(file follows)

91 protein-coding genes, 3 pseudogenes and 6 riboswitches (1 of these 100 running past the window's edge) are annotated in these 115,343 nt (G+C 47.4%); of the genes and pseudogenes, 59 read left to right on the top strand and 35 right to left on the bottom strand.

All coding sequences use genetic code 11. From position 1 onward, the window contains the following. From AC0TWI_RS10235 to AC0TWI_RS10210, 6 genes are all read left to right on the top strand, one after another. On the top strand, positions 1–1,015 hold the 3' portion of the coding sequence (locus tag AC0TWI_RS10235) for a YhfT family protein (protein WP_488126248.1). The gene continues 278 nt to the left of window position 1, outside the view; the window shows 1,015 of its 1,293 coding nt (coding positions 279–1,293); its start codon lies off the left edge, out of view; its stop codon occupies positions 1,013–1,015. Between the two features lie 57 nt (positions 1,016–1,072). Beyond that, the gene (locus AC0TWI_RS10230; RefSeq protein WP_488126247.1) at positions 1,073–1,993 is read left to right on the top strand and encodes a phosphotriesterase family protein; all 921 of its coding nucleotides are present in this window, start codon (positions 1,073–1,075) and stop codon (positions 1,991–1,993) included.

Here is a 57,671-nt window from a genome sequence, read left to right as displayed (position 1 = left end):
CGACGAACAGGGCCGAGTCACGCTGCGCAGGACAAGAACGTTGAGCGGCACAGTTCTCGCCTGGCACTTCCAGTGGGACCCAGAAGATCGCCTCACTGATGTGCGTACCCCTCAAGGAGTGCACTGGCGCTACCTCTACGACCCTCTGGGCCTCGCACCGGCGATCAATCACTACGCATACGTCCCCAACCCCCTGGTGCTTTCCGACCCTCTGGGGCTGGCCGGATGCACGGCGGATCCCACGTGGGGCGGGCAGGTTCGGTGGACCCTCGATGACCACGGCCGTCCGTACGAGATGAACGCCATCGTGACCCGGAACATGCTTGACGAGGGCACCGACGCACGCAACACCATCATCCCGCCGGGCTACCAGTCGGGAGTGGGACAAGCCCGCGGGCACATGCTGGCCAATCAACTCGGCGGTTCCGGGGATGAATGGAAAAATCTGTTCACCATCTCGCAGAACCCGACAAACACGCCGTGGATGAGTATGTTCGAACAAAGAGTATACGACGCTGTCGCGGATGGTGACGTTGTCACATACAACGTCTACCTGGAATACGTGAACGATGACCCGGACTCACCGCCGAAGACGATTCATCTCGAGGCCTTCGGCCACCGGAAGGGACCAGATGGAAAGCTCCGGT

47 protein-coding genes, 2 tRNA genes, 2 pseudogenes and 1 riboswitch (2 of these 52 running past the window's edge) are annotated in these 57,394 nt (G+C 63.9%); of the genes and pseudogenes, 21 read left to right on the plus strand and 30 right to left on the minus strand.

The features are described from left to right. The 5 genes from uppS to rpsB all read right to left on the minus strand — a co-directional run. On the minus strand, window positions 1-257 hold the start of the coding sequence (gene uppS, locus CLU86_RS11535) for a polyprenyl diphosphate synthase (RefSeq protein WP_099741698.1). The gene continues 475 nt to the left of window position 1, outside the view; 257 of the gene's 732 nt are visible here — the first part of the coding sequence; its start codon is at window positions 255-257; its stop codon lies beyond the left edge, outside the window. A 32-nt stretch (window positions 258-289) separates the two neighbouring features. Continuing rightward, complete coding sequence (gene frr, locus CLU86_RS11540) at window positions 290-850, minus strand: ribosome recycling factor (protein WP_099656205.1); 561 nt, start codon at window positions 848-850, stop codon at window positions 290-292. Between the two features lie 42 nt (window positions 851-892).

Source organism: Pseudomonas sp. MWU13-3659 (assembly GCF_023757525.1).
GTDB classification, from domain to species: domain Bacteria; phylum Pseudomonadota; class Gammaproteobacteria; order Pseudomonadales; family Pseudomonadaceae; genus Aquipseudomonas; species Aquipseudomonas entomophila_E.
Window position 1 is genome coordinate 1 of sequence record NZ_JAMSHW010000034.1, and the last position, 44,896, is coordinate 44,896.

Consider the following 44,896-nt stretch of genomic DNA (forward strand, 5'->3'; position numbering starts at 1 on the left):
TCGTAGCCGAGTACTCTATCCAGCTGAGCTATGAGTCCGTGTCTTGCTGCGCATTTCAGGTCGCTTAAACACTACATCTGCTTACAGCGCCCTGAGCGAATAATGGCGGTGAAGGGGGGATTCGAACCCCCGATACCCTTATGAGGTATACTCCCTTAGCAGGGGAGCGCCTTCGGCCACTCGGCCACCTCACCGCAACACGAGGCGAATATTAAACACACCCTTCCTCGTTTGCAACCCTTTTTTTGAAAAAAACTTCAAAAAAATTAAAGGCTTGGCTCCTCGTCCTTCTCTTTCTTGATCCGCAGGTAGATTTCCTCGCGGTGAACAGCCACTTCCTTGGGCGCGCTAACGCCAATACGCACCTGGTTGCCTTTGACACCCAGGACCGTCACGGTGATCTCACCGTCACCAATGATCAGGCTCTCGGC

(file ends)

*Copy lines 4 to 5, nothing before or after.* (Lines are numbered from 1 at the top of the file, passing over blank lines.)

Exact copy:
CGACGAACAGGGCCGAGTCACGCTGCGCAGGACAAGAACGTTGAGCGGCACAGTTCTCGCCTGGCACTTCCAGTGGGACCCAGAAGATCGCCTCACTGATGTGCGTACCCCTCAAGGAGTGCACTGGCGCTACCTCTACGACCCTCTGGGCCTCGCACCGGCGATCAATCACTACGCATACGTCCCCAACCCCCTGGTGCTTTCCGACCCTCTGGGGCTGGCCGGATGCACGGCGGATCCCACGTGGGGCGGGCAGGTTCGGTGGACCCTCGATGACCACGGCCGTCCGTACGAGATGAACGCCATCGTGACCCGGAACATGCTTGACGAGGGCACCGACGCACGCAACACCATCATCCCGCCGGGCTACCAGTCGGGAGTGGGACAAGCCCGCGGGCACATGCTGGCCAATCAACTCGGCGGTTCCGGGGATGAATGGAAAAATCTGTTCACCATCTCGCAGAACCCGACAAACACGCCGTGGATGAGTATGTTCGAACAAAGAGTATACGACGCTGTCGCGGATGGTGACGTTGTCACATACAACGTCTACCTGGAATACGTGAACGATGACCCGGACTCACCGCCGAAGACGATTCATCTCGAGGCCTTCGGCCACCGGAAGGGACCAGATGGAAAGCTCCGGT

47 protein-coding genes, 2 tRNA genes, 2 pseudogenes and 1 riboswitch (2 of these 52 running past the window's edge) are annotated in these 57,394 nt (G+C 63.9%); of the genes and pseudogenes, 21 read left to right on the plus strand and 30 right to left on the minus strand.